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Complying with the Red Flags Rule

Don’t think that your dealership is immune to strict federal requirements for deterring identity theft. These requirements are called the “red flags rule.” A change in the law on Dec. 18, 2010 amended the definition of “creditor” and made the rules less burdensome for some companies. (The Red Flag Program Clarification Act of 2010)

Background: Literally billions of dollars are being lost each year by individuals and businesses due to rampant identity theft. To help combat this problem, the Federal Trade Commission (FTC) and federal banking agencies have combined to develop new requirements applying to a wide range of “financial institutions” and “creditors.” Under the so-called “red flags rule,” which falls under the Fair and Accurate Credit Transactions Act, these business entities must create an Identity Theft Prevention Program designed to detect potential thefts and stop them in their tracks.

For this purpose, the “financial institutions” covered by the red flags rule include banks, savings associations and other depositary institutions where a transaction account is being held on behalf of a consumer. The definition of a “creditor” is the same as it is under the Equal Credit Opportunity Act. It includes an individual or organization that:

  • Obtains and uses consumer reports, directly or indirectly in connection with a credit transaction.
  • Furnishes information to consumer reporting agencies.
  • Advances funds to, or on behalf of, a person based on an obligation of the person to repay them.

If your business is required to develop an Identity Theft Prevention Program under the red flags rule, the program must contain “reasonable policies and procedures” for detecting, preventing and minimizing identity theft. Your business should be able to meet the following objectives.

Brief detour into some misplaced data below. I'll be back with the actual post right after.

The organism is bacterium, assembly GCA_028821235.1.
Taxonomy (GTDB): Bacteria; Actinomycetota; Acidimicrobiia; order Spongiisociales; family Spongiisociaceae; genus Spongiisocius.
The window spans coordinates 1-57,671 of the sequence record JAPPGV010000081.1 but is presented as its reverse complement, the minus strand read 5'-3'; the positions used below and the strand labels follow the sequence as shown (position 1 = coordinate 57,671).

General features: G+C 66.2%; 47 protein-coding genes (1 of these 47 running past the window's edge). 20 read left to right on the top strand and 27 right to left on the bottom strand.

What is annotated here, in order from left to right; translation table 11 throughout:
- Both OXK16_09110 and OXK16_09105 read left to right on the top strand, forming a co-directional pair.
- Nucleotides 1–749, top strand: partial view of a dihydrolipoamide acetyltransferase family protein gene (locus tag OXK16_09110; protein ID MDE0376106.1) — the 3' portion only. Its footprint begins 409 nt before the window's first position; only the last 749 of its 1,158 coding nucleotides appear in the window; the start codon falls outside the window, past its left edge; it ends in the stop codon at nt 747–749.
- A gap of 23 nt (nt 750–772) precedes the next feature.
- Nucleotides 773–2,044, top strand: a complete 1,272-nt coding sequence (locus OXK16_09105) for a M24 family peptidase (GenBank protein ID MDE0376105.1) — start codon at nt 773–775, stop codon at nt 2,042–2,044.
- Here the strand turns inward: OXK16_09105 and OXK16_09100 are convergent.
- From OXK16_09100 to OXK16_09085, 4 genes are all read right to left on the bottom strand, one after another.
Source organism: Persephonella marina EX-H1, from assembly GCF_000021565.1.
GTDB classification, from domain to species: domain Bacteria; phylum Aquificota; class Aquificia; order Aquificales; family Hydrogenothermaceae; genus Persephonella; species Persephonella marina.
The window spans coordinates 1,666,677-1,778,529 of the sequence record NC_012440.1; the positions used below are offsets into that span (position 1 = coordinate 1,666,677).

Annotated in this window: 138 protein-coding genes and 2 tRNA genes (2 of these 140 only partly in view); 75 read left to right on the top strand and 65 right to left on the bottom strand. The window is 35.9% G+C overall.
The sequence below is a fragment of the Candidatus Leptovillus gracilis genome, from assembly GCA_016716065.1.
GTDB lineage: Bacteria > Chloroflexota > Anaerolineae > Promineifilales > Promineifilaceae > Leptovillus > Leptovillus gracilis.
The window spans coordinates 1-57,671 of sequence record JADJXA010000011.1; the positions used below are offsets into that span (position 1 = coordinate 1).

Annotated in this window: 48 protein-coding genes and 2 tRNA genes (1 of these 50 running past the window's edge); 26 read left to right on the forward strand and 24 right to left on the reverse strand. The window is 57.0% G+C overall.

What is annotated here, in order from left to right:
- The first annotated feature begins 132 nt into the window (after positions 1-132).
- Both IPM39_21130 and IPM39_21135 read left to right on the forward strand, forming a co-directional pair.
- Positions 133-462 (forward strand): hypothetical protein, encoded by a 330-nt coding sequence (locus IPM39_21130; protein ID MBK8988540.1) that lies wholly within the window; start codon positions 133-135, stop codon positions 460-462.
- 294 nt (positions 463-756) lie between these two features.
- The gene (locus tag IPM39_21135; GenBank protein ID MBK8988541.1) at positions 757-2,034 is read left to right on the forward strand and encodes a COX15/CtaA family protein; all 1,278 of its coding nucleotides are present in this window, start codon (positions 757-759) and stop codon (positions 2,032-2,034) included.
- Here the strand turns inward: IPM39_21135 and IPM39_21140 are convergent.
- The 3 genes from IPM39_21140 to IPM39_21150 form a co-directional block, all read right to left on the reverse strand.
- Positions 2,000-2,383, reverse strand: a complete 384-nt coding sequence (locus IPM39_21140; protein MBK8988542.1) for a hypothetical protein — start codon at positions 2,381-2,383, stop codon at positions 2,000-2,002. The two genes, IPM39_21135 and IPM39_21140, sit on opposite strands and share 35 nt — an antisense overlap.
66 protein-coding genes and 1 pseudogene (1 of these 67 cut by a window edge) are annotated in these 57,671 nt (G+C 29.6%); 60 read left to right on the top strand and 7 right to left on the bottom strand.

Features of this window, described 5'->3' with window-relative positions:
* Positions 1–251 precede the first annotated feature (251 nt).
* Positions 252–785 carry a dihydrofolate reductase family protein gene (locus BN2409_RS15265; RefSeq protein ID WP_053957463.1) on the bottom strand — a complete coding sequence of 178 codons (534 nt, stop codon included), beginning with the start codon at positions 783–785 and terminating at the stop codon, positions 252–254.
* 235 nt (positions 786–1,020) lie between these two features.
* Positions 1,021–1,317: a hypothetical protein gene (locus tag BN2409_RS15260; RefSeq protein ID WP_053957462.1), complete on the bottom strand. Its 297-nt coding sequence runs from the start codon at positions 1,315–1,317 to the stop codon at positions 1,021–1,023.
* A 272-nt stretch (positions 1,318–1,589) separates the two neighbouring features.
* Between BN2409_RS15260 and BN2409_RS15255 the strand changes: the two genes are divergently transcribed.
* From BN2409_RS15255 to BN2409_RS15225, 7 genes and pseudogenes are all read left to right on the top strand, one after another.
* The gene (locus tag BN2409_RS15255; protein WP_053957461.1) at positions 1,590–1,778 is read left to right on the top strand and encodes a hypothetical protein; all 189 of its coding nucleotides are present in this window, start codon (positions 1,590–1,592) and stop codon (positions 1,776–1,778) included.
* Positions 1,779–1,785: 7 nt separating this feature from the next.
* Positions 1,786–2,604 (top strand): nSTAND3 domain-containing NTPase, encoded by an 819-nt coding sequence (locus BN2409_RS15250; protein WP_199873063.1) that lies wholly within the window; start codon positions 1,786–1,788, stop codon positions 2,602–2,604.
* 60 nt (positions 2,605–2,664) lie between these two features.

• Identify relevant patterns, practices, and specific forms of activity that are “red flags” that could signal possible identity theft and incorporate these red flags into the program.
  • Detect the red flags that have been incorporated into the program.
  • Respond in appropriate fashion to any red flags that have been detected in order to prevent and mitigate identity theft.
  • Ensure that the program is updated periodically to reflect changes in risks from identity theft.

The federal agencies working with the FTC on this project have issued guidelines to help financial institutions and creditors develop and implement an appropriate program. The guidelines feature several examples of red flags for businesses to watch out for. For example, an invalid Social Security number (SSN) provided by a consumer applying for a loan is considered to be a red flag (see right-hand box for more examples).

The red flags for your business depend on several factors such as the types of covered accounts you offer, how those accounts may be opened and accessed and your prior experience with identity theft. Failure to comply with the rule could lead to expensive civil penalties.

According to the FTC, the rules allow creditors “the opportunity to design and implement a program that is appropriate to their size and complexity, as well as the nature of their operations.”

Finally, among other provisions, the rules require users of consumer reports to develop reasonable policies and procedures to apply when they receive a notice of address discrepancy from a consumer reporting agency.

For more information: The Federal Trade Commission has set up a website with answers to frequently asked questions from businesses and organizations. Click here to access it.

Councilor, Buchanan & Mitchell (CBM) is a professional services firm delivering tax, accounting and business advisory expertise throughout the Mid-Atlantic region from offices in Bethesda, MD and Washington, DC.

Our firm provides the information in this e-newsletter for general guidance only, and does not constitute the provision of legal advice, tax advice, accounting services, investment advice, or professional consulting of any kind. The information provided herein should not be used as a substitute for consultation with professional tax, accounting, legal, or other competent advisers. Before making any decision or taking any action, you should consult a professional adviser who has been provided with all pertinent facts relevant to your particular situation. Tax articles in this e-newsletter are not intended to be used, and cannot be used by any taxpayer, for the purpose of avoiding accuracy-related penalties that may be imposed on the taxpayer. The information is provided “as is,” with no assurance or guarantee of completeness, accuracy, or timeliness of the information, and without warranty of any kind, express or implied, including but not limited to warranties of performance, merchantability, and fitness for a particular purpose.